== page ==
Leningrad oblast is an endemic area for tick-borne infections. Every year 6-8 thousand patients bitten by ticks seek medical attention. With the growth of ticks’ activity in the natural reservoirs and the increase in number of vectors and their viral infectivity, tick-borne infections are becoming more wide-spread.
Despite the complex epidemiological situation and the risk of tick-borne encephalitis, immunization coverage against tick-borne encephalitis remains rather low (less than 2% of the population). While primarily people who are at a professional risk of being infected are vaccinated, our intensive information campaign targets immunization of population against tick-borne encephalitis.

What do you think are the most important achievements in infectious disease epidemiology so far?

Epidemiology cannot exist without laboratory science. At present we are perfectly equipped with new investigative techniques including rapid methods and PCR diagnostics. Another vital aspect of epidemiology is registration of new vaccines. Many infections become vaccine preventable.

How did you start collaborating in the EpiNorth project?

After a re-organization of the sanitary service in 2005 I took my present position and was invited to participate in the project.

What do you find the most interesting aspect of the EpiNorth project?

The EpiNorth journal and the project website emphasize the importance of basic epidemiological principals. They also give us an opportunity to share our experiences and discuss the most relevant and urgent problems with colleagues. It is well known that epidemics of infectious diseases go beyond any country borders!

What do you consider the most important achievement of the EpiNorth project?

I appreciate its consistency and reliability. The project continues to unite specialists who want to share their views and ideas. Within the project, the language of epidemiology provides mutual understanding for people from Northern Europe speaking many different languages.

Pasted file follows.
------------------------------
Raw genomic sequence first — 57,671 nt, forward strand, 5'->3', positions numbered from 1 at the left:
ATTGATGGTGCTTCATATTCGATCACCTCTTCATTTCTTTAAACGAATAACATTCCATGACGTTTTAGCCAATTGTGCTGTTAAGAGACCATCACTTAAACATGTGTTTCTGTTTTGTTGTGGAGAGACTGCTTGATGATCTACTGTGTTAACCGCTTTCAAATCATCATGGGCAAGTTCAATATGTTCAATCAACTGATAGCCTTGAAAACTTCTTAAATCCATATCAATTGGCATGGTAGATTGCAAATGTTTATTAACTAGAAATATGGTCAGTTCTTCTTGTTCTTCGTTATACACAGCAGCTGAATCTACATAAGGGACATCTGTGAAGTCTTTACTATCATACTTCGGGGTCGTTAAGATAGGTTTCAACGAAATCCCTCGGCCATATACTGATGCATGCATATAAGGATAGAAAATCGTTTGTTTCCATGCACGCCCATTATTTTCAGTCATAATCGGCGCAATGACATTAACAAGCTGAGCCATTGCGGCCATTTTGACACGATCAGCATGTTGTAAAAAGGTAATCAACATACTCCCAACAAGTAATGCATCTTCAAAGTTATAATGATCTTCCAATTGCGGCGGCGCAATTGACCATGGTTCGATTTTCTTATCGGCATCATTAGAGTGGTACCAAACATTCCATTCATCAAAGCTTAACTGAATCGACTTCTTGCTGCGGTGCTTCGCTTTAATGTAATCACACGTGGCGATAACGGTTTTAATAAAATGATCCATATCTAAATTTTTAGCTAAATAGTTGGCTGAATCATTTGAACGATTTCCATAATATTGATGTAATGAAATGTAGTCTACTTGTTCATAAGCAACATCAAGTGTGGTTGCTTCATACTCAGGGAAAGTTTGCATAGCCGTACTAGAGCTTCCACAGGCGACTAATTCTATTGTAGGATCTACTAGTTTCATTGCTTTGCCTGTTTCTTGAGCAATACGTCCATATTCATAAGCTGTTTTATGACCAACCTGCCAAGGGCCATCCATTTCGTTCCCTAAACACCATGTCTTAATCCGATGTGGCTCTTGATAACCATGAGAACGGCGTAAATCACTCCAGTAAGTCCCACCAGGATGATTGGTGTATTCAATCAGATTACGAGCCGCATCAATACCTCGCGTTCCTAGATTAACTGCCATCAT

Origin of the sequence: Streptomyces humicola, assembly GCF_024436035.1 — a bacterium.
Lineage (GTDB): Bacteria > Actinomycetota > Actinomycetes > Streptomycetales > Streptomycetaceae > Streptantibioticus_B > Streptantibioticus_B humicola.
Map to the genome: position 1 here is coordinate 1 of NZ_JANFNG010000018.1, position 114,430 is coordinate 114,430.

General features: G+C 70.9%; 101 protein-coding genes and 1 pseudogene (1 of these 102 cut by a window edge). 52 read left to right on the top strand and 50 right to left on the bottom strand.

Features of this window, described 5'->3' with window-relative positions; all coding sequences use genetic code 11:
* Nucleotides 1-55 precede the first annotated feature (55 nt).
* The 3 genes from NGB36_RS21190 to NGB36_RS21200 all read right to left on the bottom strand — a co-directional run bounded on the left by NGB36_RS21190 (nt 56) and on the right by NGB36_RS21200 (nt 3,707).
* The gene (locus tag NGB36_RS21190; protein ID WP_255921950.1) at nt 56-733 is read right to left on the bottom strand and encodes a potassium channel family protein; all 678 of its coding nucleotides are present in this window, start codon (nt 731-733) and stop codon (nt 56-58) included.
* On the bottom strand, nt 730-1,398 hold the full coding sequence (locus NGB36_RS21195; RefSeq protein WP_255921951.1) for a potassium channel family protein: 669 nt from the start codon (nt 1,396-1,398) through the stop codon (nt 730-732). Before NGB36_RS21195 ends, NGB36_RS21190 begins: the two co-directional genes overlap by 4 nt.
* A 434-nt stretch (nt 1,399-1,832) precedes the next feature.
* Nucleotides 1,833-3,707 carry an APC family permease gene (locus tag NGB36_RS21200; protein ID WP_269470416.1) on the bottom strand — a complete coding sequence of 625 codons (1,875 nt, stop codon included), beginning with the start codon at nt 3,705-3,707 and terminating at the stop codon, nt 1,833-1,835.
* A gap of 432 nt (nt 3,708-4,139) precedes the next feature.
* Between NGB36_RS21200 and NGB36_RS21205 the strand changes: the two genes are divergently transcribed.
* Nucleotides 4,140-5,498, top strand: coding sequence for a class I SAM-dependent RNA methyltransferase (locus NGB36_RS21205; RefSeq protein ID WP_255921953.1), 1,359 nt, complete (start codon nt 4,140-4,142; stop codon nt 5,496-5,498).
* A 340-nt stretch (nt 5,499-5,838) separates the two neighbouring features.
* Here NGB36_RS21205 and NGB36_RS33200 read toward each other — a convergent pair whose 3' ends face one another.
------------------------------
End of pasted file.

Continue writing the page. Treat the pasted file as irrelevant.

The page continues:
What is your favourite book and why?

My favorite book is “An Epidemiologist’s Journey in Time and Space” by B.L. Cherkassky. The author describes the history of Russian epidemiology since its foundation through his own biography. The narration is so dynamic that it is hard to stop reading it. This is one of those books that make you feel sorry they have not only a beginning, but also an end.

Aside from your professional career, what is your greatest ambition in life?

I want to live in harmony. The tempo of daily life increases every year. People are drawn further and further away from Mother Nature. At the time of total re-appraisal of values, it is easy to lose the meaning of life and to squander on trivia. The most important thing is to bring joy to those who are close to you, to friends and colleagues, to keep communicating with them and making them happy.

What would be your wishes for the younger colleagues in the field of epidemiology?

Epidemiology is quite an exact science, but it always has some elements of philosophy. You should learn to understand it and, if you manage to do so, your job will bring you real satisfaction. The more you learn about the micro-world and its laws, the more interesting and captivating it becomes for you to live in our macro-world.